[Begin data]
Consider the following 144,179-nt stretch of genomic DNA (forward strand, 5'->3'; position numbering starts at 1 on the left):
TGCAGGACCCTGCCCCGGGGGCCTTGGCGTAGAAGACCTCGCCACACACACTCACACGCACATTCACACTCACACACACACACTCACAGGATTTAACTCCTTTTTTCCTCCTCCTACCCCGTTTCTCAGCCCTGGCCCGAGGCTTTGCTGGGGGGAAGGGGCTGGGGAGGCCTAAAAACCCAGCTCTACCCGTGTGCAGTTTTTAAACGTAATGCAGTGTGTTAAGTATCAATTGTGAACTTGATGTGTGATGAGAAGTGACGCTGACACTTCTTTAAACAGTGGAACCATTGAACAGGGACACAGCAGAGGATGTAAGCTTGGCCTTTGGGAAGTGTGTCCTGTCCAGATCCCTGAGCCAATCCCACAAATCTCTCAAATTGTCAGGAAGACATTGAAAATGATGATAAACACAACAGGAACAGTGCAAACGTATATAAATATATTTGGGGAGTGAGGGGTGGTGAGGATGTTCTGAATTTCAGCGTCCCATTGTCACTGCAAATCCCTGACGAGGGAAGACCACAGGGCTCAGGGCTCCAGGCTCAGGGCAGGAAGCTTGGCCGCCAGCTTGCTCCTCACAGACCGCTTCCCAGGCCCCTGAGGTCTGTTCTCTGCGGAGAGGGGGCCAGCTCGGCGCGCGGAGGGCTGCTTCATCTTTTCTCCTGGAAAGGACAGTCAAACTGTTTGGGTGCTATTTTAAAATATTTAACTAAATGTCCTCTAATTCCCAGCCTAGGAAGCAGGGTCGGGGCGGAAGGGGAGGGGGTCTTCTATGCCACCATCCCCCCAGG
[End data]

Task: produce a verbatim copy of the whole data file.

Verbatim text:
Consider the following 144,179-nt stretch of genomic DNA (forward strand, 5'->3'; position numbering starts at 1 on the left):
TGCAGGACCCTGCCCCGGGGGCCTTGGCGTAGAAGACCTCGCCACACACACTCACACGCACATTCACACTCACACACACACACTCACAGGATTTAACTCCTTTTTTCCTCCTCCTACCCCGTTTCTCAGCCCTGGCCCGAGGCTTTGCTGGGGGGAAGGGGCTGGGGAGGCCTAAAAACCCAGCTCTACCCGTGTGCAGTTTTTAAACGTAATGCAGTGTGTTAAGTATCAATTGTGAACTTGATGTGTGATGAGAAGTGACGCTGACACTTCTTTAAACAGTGGAACCATTGAACAGGGACACAGCAGAGGATGTAAGCTTGGCCTTTGGGAAGTGTGTCCTGTCCAGATCCCTGAGCCAATCCCACAAATCTCTCAAATTGTCAGGAAGACATTGAAAATGATGATAAACACAACAGGAACAGTGCAAACGTATATAAATATATTTGGGGAGTGAGGGGTGGTGAGGATGTTCTGAATTTCAGCGTCCCATTGTCACTGCAAATCCCTGACGAGGGAAGACCACAGGGCTCAGGGCTCCAGGCTCAGGGCAGGAAGCTTGGCCGCCAGCTTGCTCCTCACAGACCGCTTCCCAGGCCCCTGAGGTCTGTTCTCTGCGGAGAGGGGGCCAGCTCGGCGCGCGGAGGGCTGCTTCATCTTTTCTCCTGGAAAGGACAGTCAAACTGTTTGGGTGCTATTTTAAAATATTTAACTAAATGTCCTCTAATTCCCAGCCTAGGAAGCAGGGTCGGGGCGGAAGGGGAGGGGGTCTTCTATGCCACCATCCCCCCAGG